Butter Cup is a familiar wildflower, they prefer to grow in open waste ground and acidic soils throughout North America, not to mention the middle of my lawn. They grow all over the BC coast.
Their irritant qualities are probably the basis of the children’s game in which one child presses a buttercup to the sensitive skin just below the chin, to see if you like butter. The slight redness caused by such casual contact is supposed, in the game, to indicate a butter lover. Prolonged contact can have more uncomfortable results. The breakdown of a glycoside releases a blister-inducing juice, which can have an effect on the sensitive skin of children.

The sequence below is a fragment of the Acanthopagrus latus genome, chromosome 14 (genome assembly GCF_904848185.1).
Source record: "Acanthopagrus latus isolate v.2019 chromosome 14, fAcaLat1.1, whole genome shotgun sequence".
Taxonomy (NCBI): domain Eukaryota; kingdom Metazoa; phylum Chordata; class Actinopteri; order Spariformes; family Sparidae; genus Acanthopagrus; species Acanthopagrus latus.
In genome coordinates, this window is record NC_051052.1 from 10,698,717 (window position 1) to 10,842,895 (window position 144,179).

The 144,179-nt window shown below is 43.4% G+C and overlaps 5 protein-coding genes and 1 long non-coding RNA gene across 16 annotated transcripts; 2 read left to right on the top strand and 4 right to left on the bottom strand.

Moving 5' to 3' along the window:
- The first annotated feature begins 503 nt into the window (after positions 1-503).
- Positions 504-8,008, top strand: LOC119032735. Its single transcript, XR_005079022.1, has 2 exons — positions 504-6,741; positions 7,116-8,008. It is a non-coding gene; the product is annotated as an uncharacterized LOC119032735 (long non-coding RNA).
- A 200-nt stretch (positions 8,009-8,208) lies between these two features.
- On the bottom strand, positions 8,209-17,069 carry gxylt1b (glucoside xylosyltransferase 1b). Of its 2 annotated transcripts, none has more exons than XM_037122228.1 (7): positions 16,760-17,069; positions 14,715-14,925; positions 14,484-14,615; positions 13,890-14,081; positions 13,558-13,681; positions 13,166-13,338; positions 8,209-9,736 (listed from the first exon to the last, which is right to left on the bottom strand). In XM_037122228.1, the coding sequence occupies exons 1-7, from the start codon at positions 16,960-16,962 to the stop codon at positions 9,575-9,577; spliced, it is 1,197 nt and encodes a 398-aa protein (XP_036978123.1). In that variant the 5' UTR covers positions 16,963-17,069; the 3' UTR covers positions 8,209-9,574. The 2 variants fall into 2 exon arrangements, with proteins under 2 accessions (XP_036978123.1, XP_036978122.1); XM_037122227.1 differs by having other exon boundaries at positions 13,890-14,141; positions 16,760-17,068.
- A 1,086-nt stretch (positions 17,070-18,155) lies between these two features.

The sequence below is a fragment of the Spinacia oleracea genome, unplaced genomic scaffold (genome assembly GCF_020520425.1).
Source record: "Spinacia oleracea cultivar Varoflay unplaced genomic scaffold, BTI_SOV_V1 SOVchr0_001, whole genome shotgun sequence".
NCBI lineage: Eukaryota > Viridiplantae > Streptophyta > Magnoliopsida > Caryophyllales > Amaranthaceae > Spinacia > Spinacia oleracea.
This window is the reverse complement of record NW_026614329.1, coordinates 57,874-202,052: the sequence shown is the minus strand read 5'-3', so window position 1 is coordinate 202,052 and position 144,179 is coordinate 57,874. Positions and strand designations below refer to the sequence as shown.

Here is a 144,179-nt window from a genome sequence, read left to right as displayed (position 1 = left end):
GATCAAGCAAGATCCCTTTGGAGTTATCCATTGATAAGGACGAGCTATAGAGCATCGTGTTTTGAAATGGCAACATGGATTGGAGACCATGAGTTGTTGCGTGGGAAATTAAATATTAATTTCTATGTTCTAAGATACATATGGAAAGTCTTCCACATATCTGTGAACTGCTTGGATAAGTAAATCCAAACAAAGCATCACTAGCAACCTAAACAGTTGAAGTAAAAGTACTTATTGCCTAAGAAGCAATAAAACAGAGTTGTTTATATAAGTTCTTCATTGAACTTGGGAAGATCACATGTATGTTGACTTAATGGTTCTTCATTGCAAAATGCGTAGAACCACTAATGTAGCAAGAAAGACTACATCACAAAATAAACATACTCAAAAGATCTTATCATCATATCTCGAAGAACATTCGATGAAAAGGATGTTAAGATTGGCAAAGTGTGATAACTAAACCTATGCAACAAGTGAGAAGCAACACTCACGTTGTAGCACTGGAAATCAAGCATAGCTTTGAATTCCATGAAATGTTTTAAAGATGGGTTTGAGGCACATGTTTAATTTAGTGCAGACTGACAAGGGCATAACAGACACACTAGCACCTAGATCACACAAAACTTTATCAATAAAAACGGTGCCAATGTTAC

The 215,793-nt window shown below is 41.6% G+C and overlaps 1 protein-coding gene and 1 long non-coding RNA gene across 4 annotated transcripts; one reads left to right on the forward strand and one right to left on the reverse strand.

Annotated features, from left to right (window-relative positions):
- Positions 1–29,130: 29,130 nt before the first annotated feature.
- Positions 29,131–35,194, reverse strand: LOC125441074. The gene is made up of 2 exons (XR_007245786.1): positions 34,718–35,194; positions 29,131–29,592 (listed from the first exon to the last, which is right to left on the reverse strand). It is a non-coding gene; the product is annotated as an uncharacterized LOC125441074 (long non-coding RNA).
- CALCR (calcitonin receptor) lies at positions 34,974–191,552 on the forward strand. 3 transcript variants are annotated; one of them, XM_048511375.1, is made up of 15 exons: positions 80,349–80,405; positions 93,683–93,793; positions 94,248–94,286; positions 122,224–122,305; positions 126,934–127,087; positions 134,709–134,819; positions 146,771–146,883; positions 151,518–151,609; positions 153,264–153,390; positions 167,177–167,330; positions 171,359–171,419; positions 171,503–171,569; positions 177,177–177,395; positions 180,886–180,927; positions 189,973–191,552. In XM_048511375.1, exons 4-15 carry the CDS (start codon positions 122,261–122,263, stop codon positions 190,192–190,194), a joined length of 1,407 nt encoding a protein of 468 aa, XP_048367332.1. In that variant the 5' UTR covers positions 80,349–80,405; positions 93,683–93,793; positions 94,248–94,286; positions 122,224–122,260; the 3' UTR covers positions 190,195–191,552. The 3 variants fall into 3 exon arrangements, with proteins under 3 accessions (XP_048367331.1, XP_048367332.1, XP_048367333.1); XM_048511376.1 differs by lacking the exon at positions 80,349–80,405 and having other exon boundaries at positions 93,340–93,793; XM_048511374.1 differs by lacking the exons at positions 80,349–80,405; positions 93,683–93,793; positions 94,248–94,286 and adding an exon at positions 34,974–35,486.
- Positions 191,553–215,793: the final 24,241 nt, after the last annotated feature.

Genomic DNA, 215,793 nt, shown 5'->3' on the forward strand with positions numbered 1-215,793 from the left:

Generally, buttercups have yellow cup-like flowers and deeply divided leaves, which may or may not be fuzzy. The poison is located in the sap, flowers, seeds, and leaves of the plants, with the greatest concentration of the toxin occurring in vigorous growing new shoots.
Buttercups typically cause irritation and blistering of the skin if handled, and if swallowed, an intense burning of the mouth and digestive tract, followed by nausea and convulsions. Luckily, the plant tastes so bad that victims rarely get to this state, but gardeners should be sure to wear gloves before weeding out the buttercups.